The Bible of Clay
Bantam, Apr 2008, $24.00
President Bush has put a clock on Iraq so that if Hussein fails to cooperate by handing over his weapons of mass destruction a regime change will follow. Meanwhile Iraqi archeologist Clara Tannenberg makes a startling announcement at a Mesopotamia cultural panel. She talks about the finding of two cuneiform text clay tablets scribed by an apprentice that references a pair of tablets that tell the Abraham’s version of creation etched a thousand years before the papyrus version that serves as the basis of the Old Testament.
As the invasion nears, several adversarial groups search for the biblical First Patriarch’s story because each understands what this mean in terms of present day religion and power. Meanwhile Clara’s husband Ahmed Husseini, head of the Bureau of Archeological Excavation in Iraq, is irate with her for telling too much and for her insane reverence of her renowned grandfather, who he believes is a nasty sort. However, as Clara realizes her call for help has backfired with so many interested in absconding with the first BIBLE OF CLAY for either personal profit on the black market or to conceal the truth, she finds herself reassessing her family especially her idol, her grandfather who has fallen off the pedestal.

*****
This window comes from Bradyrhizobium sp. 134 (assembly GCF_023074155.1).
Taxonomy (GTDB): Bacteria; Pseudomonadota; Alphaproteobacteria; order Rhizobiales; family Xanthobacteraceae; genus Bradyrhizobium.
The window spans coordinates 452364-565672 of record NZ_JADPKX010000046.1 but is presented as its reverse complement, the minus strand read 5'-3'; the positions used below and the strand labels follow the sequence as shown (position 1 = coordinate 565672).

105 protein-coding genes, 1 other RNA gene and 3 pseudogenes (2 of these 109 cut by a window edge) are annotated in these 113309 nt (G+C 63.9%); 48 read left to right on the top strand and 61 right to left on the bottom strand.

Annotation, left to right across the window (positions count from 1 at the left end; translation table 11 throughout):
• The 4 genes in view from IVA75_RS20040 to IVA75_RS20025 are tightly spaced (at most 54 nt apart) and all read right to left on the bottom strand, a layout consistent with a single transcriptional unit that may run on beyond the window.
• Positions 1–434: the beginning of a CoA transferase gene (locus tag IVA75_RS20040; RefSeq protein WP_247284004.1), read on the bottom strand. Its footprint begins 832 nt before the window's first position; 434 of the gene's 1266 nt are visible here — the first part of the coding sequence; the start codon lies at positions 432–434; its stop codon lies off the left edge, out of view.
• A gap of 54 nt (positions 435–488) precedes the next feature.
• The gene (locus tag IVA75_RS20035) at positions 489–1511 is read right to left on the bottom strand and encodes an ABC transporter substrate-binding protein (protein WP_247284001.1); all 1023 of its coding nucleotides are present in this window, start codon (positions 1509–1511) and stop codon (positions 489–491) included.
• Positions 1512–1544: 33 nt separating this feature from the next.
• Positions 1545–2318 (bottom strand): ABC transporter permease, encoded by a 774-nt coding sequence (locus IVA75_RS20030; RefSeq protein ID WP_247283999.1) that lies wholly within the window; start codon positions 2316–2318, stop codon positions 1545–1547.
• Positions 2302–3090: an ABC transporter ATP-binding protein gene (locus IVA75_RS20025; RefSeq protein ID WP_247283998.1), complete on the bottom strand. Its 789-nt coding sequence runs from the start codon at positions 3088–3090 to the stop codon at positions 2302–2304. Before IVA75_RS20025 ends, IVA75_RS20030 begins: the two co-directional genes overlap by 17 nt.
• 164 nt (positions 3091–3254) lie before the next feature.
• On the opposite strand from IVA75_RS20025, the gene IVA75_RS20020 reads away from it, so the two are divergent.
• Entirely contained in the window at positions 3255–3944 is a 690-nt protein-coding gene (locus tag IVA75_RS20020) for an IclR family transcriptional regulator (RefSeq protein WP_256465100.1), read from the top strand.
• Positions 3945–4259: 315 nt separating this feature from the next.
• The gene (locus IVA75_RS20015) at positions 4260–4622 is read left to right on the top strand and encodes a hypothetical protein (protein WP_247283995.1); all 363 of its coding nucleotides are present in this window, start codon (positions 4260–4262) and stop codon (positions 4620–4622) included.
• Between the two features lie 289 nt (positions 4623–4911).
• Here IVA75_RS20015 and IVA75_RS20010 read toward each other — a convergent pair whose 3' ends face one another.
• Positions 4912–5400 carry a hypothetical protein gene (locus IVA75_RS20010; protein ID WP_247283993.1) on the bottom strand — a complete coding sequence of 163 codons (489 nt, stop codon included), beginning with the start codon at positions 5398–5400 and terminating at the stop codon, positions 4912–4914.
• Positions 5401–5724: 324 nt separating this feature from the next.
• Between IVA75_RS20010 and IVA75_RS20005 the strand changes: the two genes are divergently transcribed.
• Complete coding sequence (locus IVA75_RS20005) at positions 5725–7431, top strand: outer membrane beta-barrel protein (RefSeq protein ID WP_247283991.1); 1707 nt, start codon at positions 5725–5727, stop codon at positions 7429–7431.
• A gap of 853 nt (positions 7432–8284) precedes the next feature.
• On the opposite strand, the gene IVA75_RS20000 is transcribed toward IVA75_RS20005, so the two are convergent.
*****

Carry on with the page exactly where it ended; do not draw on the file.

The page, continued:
Although there are too many players at the beginning that clutter the story line, once Julia emerges as the lead, THE BIBLE OF CLAY becomes an exhilarating religious artifact race thriller. The premise is engaging as the biblical past impacts the present; yet fascinatingly the entire tale occurs around the time of the Bush invasion. This tale starts off slow and is hampered by a cast out of a De Mille movie, but once it gets going, patient fans will appreciate the changing perspectives and opinions on finding Abraham’s original oldest testament.